It’s often difficult to keep track of positions in an IndyCar competition, particularly if you’re in the stands and do not have the blissful luxury of a broadcaster or data stream to point things out. Never ever fear, though: as of this week-end, the league’s vehicles are bring Light-emitting Diode panels that display the driver’s race position in real-time by working together with timing lines embedded within the tracks. They’re also smart enough to switch to pit stop times, so that you’ll know if that tire swap is running too long.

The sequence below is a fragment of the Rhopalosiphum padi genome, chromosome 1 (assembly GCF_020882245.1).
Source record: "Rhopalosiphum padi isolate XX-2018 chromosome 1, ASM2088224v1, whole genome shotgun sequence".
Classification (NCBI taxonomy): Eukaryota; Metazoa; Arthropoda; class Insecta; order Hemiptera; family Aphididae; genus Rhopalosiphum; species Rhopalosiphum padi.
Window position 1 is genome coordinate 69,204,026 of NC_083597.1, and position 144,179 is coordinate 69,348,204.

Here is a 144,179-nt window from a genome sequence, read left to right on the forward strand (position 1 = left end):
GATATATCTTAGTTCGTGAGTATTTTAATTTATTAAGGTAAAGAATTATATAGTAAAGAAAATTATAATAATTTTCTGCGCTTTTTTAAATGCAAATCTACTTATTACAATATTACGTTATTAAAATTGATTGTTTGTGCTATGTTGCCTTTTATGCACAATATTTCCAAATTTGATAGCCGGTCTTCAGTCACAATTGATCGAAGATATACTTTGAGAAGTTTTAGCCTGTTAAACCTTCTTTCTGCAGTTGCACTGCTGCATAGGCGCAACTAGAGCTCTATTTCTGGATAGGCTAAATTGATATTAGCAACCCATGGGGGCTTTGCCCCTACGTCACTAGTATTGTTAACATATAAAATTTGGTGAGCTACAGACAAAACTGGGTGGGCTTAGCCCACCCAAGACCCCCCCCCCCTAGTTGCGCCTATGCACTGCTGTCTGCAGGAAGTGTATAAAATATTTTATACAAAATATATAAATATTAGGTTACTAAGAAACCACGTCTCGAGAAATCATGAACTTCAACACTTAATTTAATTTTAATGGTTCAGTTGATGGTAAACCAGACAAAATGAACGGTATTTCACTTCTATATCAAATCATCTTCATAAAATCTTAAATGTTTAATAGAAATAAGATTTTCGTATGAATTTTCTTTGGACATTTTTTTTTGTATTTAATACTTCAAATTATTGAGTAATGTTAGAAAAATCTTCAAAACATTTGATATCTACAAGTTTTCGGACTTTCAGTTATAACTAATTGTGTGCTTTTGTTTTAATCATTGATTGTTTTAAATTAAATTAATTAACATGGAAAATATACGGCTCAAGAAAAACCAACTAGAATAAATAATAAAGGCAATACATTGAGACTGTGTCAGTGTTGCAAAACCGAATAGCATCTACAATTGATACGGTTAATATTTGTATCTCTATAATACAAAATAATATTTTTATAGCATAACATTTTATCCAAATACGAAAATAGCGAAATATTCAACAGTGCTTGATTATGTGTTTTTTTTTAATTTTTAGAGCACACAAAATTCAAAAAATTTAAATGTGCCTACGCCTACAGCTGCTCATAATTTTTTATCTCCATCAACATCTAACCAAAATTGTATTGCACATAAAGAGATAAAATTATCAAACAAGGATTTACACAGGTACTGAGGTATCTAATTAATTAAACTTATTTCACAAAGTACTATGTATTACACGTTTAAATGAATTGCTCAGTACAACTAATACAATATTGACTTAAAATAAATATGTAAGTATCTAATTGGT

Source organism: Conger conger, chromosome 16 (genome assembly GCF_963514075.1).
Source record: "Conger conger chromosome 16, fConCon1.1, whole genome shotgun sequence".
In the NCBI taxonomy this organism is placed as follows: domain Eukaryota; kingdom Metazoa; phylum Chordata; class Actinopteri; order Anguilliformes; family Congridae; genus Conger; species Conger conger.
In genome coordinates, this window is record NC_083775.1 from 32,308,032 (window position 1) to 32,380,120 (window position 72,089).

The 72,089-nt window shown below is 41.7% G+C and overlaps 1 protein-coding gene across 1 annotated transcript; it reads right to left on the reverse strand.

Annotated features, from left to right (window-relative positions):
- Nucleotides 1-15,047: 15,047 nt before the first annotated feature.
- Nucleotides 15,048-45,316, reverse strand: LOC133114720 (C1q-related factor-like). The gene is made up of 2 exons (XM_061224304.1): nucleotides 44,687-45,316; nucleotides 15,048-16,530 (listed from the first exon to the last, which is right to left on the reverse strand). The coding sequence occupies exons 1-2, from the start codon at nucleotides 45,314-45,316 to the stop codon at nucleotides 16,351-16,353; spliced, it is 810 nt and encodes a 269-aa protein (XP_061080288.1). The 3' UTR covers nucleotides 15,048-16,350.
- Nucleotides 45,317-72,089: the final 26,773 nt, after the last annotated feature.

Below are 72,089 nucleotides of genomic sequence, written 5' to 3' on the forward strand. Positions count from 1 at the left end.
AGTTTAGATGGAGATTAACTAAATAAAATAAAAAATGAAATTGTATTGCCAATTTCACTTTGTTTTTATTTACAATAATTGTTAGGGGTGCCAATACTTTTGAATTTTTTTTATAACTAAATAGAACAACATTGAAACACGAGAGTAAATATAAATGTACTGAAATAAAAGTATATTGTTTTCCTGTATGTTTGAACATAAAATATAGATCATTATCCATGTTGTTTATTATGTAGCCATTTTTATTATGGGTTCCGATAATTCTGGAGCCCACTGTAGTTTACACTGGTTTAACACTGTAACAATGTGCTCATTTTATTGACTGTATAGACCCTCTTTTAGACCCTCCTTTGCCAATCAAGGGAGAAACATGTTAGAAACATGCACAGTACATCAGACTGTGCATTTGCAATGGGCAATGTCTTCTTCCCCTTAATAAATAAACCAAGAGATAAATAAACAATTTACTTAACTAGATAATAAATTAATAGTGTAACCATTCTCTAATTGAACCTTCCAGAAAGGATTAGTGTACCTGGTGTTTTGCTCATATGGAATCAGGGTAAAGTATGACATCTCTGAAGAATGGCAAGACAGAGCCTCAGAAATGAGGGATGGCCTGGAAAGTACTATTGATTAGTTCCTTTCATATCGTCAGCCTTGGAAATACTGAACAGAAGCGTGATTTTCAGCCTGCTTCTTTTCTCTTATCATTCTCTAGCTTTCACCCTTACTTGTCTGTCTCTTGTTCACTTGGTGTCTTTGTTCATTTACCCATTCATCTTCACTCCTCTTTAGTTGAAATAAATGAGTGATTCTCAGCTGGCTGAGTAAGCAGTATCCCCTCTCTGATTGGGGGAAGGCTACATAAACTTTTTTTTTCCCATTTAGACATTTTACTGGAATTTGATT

The technology is getting its first genuine shakedown during the Mid-Ohio competition on August 2nd (today, if you should be looking over this in time) at 1:30PM Eastern. However, some groups already see potential dilemmas. While the Light-emitting Diode array is only 0.11 ins thick, it’s still including lower amounts of weight and wind resistance towards the vehicle. There is also a problem that pit teams might be sidetracked with a display only inches away from where they’re working. They could not have much say on the matter, mind you — IndyCar is a spectator sport at its heart, as well as the sacrifices could be justified when they help fans seem sensible of vehicular chaos.